All sports provide a lesson about competition. Like it or not, competition is the driving force that determines your ultimate success in life. You are either going to be either the hammer or the nail.
Sports bring out natural competitive juices. We all have met people who take competition to an extreme. We have also have met people who do not have a competitive bone in their body. Team competition teaches that it takes every member of the team to pull the rope in the same direction.
In recent years our society has become all about “I” and “me.” According to three prominent high school coaches I visited with last Friday, it has become a consistent problem to motivate players to think about team first. Talented players have been treated as superstar divas since the time they started playing youth sports. It is obviously a big problem when teams rely on every teammate.
High school athletes are now more physically talented. They have modern training techniques and can participate in their chosen sport year round. Young talented high school athletes have been brought up with an emphasis on individual statistics as the road to a scholarship and a chance to make big money. It is no wonder that high school athletes can turn into divas.
If I was still coaching I would hang a sign in the locker room that would read “no divas allowed.” Chiefs tight end Travis Kelce is an example of a diva. He is the most overall talented tight end in the NFL. He plays hard all the time and his teammates appear to like playing with him most of the time. However, time and time again Kelce shows his selfishness. It is a trait that has repeatedly hurt the team. He is a role model for high school players.
Dallas Cowboys star running back Ezekiel Elliott is another selfish player. He has all the ability in the world but is his own worst enemy. He was a star at a very young age and has been made to feel that he is the chosen one. He has become accustomed to doing whatever he chooses off the field.
He does not even try to make a tackle after an interception because he sees no need to be a teammate. He has been enabled since he began playing because he has been seen has an exceptional talent. Both athletes are big names in the sport and most young players want to emulate them.
When it comes to winning championships, selfish players like these are not necessarily the type of players that are a good ingredient. Successful teams are unselfish teams.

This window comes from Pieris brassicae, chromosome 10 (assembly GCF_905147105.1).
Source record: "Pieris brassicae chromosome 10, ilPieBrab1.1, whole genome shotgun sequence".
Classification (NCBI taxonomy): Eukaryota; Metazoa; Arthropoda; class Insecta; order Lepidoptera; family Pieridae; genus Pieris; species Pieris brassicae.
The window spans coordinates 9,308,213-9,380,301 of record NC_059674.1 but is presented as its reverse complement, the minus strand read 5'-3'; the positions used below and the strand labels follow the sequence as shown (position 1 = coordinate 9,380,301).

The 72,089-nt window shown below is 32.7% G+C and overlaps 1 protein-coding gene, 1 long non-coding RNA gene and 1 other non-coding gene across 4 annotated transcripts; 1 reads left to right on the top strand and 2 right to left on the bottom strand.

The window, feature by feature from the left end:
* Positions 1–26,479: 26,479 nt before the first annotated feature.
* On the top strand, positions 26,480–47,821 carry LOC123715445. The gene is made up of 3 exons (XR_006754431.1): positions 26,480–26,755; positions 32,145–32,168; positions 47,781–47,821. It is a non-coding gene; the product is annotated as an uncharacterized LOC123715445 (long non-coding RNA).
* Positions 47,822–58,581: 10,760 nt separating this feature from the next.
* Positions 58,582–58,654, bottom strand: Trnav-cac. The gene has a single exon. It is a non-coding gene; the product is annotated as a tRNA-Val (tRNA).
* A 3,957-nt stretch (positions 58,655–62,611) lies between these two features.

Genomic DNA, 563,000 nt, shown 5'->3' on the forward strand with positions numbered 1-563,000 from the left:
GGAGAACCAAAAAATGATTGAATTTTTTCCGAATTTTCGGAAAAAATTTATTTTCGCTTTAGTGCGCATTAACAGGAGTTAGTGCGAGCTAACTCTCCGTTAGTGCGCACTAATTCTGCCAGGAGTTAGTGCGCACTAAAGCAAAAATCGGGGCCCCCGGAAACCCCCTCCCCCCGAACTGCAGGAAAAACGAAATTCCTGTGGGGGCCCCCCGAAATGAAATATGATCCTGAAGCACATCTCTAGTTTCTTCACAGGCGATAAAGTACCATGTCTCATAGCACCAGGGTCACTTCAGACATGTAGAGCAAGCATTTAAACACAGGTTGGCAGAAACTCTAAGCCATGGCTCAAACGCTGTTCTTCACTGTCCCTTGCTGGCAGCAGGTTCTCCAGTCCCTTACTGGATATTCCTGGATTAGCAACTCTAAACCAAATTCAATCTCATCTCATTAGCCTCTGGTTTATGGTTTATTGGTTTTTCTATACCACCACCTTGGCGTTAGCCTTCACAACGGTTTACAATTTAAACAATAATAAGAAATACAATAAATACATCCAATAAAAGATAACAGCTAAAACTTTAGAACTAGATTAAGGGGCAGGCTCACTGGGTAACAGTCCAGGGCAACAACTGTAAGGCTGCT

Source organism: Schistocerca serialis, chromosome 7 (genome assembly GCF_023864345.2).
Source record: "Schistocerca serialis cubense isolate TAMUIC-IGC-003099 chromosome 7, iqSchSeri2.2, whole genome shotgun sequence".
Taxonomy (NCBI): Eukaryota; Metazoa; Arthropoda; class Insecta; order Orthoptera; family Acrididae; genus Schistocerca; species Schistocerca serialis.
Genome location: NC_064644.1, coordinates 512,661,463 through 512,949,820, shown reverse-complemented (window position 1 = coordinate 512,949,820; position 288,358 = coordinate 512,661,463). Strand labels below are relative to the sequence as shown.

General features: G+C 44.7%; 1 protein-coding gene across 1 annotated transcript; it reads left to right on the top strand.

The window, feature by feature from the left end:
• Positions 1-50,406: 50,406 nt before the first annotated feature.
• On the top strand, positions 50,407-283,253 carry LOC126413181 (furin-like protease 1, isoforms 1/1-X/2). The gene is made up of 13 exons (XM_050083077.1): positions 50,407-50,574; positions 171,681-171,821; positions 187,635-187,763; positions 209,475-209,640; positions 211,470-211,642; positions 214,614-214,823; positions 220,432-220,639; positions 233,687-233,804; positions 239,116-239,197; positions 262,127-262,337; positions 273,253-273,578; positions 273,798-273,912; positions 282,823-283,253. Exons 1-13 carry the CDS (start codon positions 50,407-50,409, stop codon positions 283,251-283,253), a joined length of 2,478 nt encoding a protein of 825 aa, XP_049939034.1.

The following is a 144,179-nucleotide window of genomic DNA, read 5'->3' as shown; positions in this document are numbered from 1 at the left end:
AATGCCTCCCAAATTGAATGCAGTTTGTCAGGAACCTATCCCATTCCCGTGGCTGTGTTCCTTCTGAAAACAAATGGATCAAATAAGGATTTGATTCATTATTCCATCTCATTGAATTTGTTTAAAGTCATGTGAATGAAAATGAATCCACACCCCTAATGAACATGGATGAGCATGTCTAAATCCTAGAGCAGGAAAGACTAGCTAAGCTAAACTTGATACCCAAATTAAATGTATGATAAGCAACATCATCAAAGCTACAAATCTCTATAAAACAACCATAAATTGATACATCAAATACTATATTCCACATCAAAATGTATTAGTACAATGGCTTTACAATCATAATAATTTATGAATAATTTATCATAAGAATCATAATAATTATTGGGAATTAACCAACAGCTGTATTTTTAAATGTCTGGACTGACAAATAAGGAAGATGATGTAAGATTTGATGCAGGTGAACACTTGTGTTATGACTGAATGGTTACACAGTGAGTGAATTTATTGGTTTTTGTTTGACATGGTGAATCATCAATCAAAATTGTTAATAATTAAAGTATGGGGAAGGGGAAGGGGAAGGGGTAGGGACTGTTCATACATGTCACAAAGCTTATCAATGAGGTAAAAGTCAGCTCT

Competitive greatness is difficult to attain. What is the definition of competitive greatness? It is being at your best when your best is needed, to possess relentless tenacity, self-control, attention to detail, a spirit of teamwork, great vision, everyday effort and aggressiveness.
When it comes to becoming either the hammer or the nail, even a talented athlete with hammer ability can turn out to be a nail because they become selfish. Good teams know exactly what they stand for as a group. Their beliefs and their actions are in alignment and they work together to reach team goals.
Great teams become a unit of one – from the head coach all the way down to the team manager. Some may laugh but maybe a sign “no divas allowed” might not be a bad idea.
• The number of high school athletes going out for football is down about 30-40 percent this year. The fear of concussions and other injuries has had a negative impact on the game.
• This may be the lowest point of time in history for both the KU and MU football programs. It was just a few years ago when both teams played at Arrowhead Stadium for the No. 1 ranking in the country. The crowd was electric. It is difficult to watch the demise of once proud programs.
• The World Series is just around the corner and I have my money on the Cleveland Indians and the Los Angeles Dodgers. The Indians will get it done this year.
• My quote of the week comes from the 32nd President of United States Franklin D. Roosevelt: “People acting together as a group can accomplish things which no individual acting alone could ever hope to bring about.” This is from the man who saved the free world!
– Tim Crone, a William Chrisman High School graduate, is a former activities director and coach for Blue Springs High School and is a host of a weekly radio show, “Off the Wall with Tim Crone,” on KCWJ (1030 AM) 6 p.m. every Monday. He writes a weekly column for The Examiner. Reach him at firstname.lastname@example.org.